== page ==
Plums score high on EWG’s list of products that contain high pesticide residues. The pesticide residues that were found on commercially grown plums are the ones that are noted to affect fertility and cause pregnancy issues. This is reason alone to go for organic and farm-fresh plums over the mass-produced supermarket varieties.


Plums do well in USDA zones 5-9, depending on the variety of plum you’re planting. Texas A&M horticulturists recommend these five Japanese plum varieties for growing in Texas.

  • “Bruce”
  • “Morris”
  • “Ozark Premiere”
  • “Methey”
  • “Santa Rosa”

Plum trees thrive well in areas that have full sun. They require soil that is loamy with a pH between 6.5 and 7.0. Another requirement for plum trees is that there should be proper drainage of the soil as the roots are susceptible to fungal disease if left in standing water/overly wet soil.

Another thing that is recommended for plum trees is that they should be planted while the soil is still cold (around January to March) for maximum seedling survivability.


Plums, being closely related to peaches, share the same harvesting and packing methodology as peaches. There are even situations where peach and plums share the same packinghouses.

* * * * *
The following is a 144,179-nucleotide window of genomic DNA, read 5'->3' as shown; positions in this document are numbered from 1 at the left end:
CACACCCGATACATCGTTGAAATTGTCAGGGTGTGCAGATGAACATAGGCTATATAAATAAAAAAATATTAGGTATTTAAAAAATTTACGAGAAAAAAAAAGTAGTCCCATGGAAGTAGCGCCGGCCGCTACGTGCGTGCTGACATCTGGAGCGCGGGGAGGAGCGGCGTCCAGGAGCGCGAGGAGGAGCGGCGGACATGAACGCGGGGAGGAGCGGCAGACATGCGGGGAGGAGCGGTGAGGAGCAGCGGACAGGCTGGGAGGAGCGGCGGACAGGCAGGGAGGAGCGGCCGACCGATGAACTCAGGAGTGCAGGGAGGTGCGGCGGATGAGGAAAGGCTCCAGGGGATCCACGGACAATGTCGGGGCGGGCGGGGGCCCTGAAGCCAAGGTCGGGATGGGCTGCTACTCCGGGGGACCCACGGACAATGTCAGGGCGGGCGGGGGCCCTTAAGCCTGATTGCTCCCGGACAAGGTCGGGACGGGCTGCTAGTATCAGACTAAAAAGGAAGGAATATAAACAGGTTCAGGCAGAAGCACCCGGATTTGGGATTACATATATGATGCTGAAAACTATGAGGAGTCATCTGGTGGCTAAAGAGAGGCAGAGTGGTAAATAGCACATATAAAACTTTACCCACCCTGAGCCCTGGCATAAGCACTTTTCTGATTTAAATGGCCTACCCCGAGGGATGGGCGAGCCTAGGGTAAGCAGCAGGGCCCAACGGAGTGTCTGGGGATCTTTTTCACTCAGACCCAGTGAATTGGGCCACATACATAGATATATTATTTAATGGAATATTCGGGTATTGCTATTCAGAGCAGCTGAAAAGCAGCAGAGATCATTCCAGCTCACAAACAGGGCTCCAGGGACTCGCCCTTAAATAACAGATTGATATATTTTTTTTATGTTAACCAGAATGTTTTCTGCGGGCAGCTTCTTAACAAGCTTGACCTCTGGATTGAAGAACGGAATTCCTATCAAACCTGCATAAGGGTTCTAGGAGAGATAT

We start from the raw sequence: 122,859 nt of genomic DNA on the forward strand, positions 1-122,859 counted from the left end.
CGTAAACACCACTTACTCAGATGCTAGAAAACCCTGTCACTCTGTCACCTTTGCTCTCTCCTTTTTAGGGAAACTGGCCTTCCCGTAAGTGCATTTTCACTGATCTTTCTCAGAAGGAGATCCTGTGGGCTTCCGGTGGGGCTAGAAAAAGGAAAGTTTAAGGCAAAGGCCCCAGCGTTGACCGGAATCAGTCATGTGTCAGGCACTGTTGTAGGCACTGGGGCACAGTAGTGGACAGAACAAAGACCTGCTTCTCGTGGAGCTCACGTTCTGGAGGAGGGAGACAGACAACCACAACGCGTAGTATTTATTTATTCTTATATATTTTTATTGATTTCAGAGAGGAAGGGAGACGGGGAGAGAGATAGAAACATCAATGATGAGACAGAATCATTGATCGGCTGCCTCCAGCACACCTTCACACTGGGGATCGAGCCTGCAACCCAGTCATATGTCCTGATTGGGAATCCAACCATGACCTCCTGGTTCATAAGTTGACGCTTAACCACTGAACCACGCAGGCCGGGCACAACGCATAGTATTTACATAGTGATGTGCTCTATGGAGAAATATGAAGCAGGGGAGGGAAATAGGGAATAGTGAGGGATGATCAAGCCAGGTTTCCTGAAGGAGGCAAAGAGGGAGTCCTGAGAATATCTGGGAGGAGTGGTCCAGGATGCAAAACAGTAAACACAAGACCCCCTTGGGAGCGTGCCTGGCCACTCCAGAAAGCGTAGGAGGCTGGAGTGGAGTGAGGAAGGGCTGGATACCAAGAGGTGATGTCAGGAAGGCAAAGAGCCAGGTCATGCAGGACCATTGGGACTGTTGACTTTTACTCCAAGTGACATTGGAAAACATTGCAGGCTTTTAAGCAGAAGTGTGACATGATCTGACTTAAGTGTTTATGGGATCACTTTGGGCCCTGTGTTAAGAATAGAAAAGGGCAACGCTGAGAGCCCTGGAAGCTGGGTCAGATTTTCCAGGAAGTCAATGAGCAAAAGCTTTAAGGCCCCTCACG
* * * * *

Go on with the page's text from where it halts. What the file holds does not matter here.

Since plums are climacteric fruits, meaning they continue to ripen after being harvested, are picked before they are fully ripe. The reason for this is for durability and storage life. Fully ripe plums are very delicate/soft, and to ensure that they survive storage and transport, they are packed in plastic clamshell boxes for small quantities and require a lot of foam padding for protection.

Organic farmers, on the other hand, do not rely on so much protection as their harvests go directly to local markets and roadside stalls. Some organic plum farms even offer “pick your own” services so you can pick fully ripe plums directly from the trees, eliminating the need for additional processing and packaging.

Enjoying Plums